The grey covers have hand coloured elements – painted whites of eyes and rosy cheeks (Karisma pencil ‘Scarlet Lake’). The cover paper came from a local recycled paper wholesaler, only a ten-minute walk from my house. The comic is printed on 100% recycled stock.
I knew I wouldn’t be quite so busy with paid freelance work in October, so I gave myself last month to write, draw and get a comic printed – with a Halloween deadline (I made it but the printer didn’t!) And I had to get the whole ‘anthropomorphising a uterus’ thing out of my system. It’s been quite a learning curve but one I wanted to get on, so I could take part in comics fairs etc.
Spooky Womb is a short autobiographical 10-page spin-off from my work in progress, The Facts of Life. The story isn’t all that spooky in reality. ‘Spooky’ in this context refers to the nature of our bodies, which can behave in unexpected, mysterious and hidden ways that we can’t necessarily control, especially hormonally.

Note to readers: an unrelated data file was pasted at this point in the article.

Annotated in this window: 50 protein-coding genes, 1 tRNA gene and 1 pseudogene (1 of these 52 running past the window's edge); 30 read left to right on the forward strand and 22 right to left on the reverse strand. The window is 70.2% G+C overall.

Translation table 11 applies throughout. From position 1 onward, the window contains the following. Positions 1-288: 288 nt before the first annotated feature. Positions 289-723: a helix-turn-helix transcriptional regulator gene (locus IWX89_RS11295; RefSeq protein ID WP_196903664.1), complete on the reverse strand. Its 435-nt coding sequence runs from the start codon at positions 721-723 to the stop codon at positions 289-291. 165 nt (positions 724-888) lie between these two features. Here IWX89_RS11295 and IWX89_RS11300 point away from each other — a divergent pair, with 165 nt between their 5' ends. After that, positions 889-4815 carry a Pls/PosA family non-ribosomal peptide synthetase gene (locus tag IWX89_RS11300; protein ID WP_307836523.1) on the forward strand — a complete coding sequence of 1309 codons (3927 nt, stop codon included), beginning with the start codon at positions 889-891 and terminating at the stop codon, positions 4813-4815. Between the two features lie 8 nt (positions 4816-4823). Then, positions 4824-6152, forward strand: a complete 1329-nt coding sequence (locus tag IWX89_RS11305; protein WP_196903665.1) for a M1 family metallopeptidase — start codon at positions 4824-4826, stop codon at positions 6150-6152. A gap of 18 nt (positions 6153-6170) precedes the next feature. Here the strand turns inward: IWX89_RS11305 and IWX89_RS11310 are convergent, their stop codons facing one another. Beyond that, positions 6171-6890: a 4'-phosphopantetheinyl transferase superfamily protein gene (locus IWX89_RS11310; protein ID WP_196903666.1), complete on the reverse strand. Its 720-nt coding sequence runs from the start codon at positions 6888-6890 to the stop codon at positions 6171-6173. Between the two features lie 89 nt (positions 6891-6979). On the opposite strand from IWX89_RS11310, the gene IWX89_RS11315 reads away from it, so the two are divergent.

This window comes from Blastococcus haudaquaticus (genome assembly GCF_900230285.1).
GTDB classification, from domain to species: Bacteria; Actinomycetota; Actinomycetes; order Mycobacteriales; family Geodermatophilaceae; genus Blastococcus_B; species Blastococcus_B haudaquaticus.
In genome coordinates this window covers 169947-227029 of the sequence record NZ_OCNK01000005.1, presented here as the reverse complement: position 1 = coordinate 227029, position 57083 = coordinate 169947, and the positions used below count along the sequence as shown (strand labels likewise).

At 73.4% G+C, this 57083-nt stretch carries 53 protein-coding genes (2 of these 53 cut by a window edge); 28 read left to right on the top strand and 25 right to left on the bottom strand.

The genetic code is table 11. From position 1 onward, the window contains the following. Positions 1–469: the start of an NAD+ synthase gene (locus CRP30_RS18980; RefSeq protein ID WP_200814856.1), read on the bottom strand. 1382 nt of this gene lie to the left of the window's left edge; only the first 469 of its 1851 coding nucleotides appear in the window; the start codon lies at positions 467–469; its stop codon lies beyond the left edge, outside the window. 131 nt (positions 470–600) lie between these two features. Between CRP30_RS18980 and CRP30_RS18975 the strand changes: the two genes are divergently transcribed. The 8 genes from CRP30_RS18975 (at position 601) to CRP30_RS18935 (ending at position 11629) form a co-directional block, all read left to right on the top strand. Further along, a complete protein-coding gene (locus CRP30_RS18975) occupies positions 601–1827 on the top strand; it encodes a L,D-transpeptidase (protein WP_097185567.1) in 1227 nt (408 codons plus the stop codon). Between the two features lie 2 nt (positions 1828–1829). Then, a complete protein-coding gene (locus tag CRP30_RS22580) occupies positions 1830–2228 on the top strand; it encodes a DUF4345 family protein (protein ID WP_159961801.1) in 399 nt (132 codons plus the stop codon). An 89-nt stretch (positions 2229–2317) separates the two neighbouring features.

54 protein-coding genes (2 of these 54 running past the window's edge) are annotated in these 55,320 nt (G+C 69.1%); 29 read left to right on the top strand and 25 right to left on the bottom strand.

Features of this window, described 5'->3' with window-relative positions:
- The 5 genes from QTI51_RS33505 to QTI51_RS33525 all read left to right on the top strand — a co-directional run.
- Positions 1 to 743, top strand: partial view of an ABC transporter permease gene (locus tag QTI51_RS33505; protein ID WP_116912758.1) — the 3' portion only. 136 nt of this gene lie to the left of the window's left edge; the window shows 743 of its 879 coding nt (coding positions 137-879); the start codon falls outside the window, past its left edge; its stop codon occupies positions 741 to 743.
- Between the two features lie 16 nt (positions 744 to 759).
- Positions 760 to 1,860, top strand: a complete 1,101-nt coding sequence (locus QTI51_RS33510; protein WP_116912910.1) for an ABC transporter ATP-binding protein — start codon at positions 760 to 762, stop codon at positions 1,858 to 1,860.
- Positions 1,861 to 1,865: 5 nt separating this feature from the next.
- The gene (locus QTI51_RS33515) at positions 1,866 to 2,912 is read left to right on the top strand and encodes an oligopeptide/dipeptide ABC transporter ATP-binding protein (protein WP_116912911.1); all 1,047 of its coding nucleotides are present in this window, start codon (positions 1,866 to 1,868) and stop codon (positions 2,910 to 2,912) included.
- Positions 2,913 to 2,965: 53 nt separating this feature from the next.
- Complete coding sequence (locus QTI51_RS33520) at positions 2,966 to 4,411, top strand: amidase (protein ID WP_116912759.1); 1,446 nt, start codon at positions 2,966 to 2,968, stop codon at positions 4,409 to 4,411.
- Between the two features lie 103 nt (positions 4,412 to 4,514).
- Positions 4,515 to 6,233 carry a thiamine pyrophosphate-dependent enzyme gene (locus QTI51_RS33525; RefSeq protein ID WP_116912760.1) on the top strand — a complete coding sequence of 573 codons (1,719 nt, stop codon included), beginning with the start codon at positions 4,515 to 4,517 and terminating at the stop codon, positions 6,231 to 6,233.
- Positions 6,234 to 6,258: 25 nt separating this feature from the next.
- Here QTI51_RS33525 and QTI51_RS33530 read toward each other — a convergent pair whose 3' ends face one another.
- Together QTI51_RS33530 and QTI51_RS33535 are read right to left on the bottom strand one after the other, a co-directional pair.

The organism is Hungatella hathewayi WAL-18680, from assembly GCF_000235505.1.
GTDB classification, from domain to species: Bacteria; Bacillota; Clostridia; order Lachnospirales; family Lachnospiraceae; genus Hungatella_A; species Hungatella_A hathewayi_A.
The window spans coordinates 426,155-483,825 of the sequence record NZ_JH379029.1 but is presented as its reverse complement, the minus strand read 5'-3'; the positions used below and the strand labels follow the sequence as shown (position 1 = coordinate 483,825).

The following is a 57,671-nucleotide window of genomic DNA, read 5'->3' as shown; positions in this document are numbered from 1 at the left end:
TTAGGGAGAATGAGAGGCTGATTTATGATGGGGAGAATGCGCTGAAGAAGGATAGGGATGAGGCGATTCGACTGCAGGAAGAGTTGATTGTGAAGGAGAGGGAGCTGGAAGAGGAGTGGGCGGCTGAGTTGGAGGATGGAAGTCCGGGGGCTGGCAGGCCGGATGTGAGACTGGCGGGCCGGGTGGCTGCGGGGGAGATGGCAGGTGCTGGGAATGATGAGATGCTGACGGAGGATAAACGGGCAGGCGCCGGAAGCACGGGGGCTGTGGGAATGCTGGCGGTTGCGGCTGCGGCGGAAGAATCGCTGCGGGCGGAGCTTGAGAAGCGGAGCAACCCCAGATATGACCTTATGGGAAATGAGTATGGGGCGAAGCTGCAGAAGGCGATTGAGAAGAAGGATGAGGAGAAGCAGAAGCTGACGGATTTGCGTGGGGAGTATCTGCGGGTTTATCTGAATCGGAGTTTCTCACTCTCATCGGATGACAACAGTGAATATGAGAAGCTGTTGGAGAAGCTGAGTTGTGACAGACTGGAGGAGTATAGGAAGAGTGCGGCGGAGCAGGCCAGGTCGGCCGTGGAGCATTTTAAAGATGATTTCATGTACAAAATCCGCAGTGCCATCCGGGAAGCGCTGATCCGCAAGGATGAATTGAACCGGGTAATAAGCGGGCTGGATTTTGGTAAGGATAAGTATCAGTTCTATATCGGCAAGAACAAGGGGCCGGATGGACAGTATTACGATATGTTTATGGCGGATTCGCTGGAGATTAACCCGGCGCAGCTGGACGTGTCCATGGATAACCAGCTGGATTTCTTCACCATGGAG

It was a good exercise in sorting out how to draw myself for the graphic memoir – something I’ve been struggling over. Still not sure I’ve cracked it, especially continuity-wise, but it’s getting closer to what I want. A friend once said that I draw ‘lollipop heads’ i.e. out of proportion (too big) with the rest of the body. It was an observation rather than a criticism but it’s something I’m trying to avoid. Some illustrators do this on purpose to achieve a ‘cute’ style. For me, it’s probably a habit formed from years in children’s illustration where head-to-body ratio is smaller (children’s heads being larger in pro to the rest of their bodies than adults’ heads are).